Professional services firm Deloitte has unveiled its new blockchain project, dubbed Mercury, at the Consensus conference in New York.
One quad of the so-called ‘Big Four’, the announcement marks one of the most significant Deloitte projects in the blockchain space, with potential to radically overhaul trade finance arrangements across a number of industries.
The move comes alongside announcements from the firm that it would partner with two successful blockchain development consortia, Hyperledger and the Enterprise Ethereum Alliance, as it joins the collaborative cross-industry efforts to develop underlying blockchain technology.
Mercury is a trade finance protocol, designed to explore alternative forms of credit between supply chain partners, including through the use of smart contracts, which could have significant implications for the future of trade financing arrangements.
The new protocol is already in testing phases, with the Hong Kong Monetary Authority partnering with Deloitte to create a testing environment for the Mercury infrastructure, with a number of Asian banking giants already on board with these efforts.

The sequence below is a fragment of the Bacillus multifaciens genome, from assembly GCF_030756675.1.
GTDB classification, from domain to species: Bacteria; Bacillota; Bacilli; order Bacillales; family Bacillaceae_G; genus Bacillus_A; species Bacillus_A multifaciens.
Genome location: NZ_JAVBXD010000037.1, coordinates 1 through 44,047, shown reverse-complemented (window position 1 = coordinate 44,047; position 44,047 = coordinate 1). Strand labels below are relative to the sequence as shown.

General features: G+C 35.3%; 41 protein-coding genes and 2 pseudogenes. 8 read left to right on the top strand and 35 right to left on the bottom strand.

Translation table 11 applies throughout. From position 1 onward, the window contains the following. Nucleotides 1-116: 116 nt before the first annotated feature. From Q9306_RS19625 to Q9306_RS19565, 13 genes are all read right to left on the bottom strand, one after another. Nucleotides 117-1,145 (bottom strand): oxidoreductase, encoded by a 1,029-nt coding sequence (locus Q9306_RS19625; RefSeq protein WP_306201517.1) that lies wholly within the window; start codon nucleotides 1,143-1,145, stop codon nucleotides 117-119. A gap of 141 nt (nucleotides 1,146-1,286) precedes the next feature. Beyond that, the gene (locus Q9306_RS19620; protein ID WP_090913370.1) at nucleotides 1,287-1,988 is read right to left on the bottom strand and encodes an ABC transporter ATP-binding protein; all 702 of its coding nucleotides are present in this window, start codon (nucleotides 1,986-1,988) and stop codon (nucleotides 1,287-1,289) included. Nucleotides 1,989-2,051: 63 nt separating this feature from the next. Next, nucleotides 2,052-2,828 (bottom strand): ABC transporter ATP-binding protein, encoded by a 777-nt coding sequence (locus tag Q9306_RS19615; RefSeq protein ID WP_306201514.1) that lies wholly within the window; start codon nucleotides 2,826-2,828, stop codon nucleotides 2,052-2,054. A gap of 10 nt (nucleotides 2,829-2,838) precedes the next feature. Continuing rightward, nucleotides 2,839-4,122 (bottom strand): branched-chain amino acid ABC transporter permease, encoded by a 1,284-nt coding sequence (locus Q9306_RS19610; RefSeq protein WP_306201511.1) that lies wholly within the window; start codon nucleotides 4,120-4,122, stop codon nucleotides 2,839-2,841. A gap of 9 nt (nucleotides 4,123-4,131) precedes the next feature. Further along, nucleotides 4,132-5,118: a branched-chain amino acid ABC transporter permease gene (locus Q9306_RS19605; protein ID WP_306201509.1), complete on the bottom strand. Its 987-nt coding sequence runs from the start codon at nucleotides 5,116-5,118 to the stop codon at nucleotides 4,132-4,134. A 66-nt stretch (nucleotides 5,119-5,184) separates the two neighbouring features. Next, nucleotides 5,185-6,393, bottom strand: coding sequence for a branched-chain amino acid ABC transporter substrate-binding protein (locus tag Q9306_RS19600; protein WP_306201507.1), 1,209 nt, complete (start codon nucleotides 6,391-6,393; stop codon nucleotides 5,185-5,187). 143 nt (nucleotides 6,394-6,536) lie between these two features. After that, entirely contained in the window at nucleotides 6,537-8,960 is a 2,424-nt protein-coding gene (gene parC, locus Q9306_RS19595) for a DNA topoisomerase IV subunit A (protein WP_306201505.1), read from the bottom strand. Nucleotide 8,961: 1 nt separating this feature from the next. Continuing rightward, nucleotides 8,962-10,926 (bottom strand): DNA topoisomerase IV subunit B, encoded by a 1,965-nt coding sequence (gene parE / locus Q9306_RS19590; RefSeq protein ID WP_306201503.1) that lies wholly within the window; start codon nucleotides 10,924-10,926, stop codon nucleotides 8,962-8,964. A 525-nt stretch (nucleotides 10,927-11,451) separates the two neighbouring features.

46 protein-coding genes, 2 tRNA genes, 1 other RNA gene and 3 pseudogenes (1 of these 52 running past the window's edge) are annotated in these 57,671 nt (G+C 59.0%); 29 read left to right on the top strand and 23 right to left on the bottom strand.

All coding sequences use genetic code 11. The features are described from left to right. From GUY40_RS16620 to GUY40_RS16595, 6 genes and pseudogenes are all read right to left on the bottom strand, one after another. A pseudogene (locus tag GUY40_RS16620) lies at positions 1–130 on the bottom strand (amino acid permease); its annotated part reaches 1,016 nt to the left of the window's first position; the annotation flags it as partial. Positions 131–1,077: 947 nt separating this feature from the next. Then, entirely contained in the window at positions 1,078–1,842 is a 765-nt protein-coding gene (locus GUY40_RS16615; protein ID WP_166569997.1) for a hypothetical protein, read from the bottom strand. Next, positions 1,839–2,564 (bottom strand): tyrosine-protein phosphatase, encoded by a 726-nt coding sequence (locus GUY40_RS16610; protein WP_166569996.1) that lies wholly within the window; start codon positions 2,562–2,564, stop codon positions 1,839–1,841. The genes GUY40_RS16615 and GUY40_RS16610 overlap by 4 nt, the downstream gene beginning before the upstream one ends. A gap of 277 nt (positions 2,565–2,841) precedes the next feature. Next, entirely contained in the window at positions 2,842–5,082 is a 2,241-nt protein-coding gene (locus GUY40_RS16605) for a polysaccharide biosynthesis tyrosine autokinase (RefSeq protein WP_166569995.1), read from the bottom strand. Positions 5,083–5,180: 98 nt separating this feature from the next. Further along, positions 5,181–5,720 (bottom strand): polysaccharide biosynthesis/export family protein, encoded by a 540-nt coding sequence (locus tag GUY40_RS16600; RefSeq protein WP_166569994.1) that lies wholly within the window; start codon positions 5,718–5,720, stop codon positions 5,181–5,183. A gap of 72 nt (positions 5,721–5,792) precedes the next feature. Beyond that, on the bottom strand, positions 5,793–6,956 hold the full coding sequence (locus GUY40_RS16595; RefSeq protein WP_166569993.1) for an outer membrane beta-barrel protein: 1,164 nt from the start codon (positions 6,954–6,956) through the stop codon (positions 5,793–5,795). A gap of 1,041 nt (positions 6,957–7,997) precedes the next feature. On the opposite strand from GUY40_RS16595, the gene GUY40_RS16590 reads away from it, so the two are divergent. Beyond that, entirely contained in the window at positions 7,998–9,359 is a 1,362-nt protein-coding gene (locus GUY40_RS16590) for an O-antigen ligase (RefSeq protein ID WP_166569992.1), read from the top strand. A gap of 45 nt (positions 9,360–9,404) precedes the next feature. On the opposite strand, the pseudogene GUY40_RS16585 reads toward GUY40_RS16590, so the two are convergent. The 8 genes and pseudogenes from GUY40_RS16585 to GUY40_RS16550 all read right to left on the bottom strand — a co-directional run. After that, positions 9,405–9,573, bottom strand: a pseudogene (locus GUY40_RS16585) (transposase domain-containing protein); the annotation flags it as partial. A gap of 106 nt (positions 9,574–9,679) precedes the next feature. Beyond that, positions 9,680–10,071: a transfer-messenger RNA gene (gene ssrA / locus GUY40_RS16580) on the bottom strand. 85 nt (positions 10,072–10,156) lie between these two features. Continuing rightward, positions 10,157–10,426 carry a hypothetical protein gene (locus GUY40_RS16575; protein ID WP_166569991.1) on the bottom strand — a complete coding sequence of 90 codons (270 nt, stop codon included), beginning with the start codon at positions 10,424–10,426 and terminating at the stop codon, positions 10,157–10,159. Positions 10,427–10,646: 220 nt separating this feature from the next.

Deloitte principal Eric Piscini said that while the system was already in development, their plan is to extend the network further, with a view to incorporating more partners throughout the global supply chain.
“This is the expansion on that foundation. We need participation in Europe, Asia and to expand the platform.”
Trade finance is one of several areas that have been suggested as one of the most important beneficiaries of blockchain technology, with smart contracts set to streamline the process and reduce costs significantly.
Deloitte’s project has been interpreted as a sign that wider adoption of this type of system could be nearing. With tests already well underway, the system could transition into more mainstream use over the coming months.
It represents one of the first projects of its kind to reach this stage of development, despite extensive work on this particular use for the technology to date.
Developments will be keenly watched by analysts, and in particular by those now engaged in traditional trade finance arrangements.
With the removal of administrative and paperwork burdens, and the inbuilt immutability of the blockchain system, it looks likely that Mercury could play a pivotal role in shaping the adoption of blockchain technology.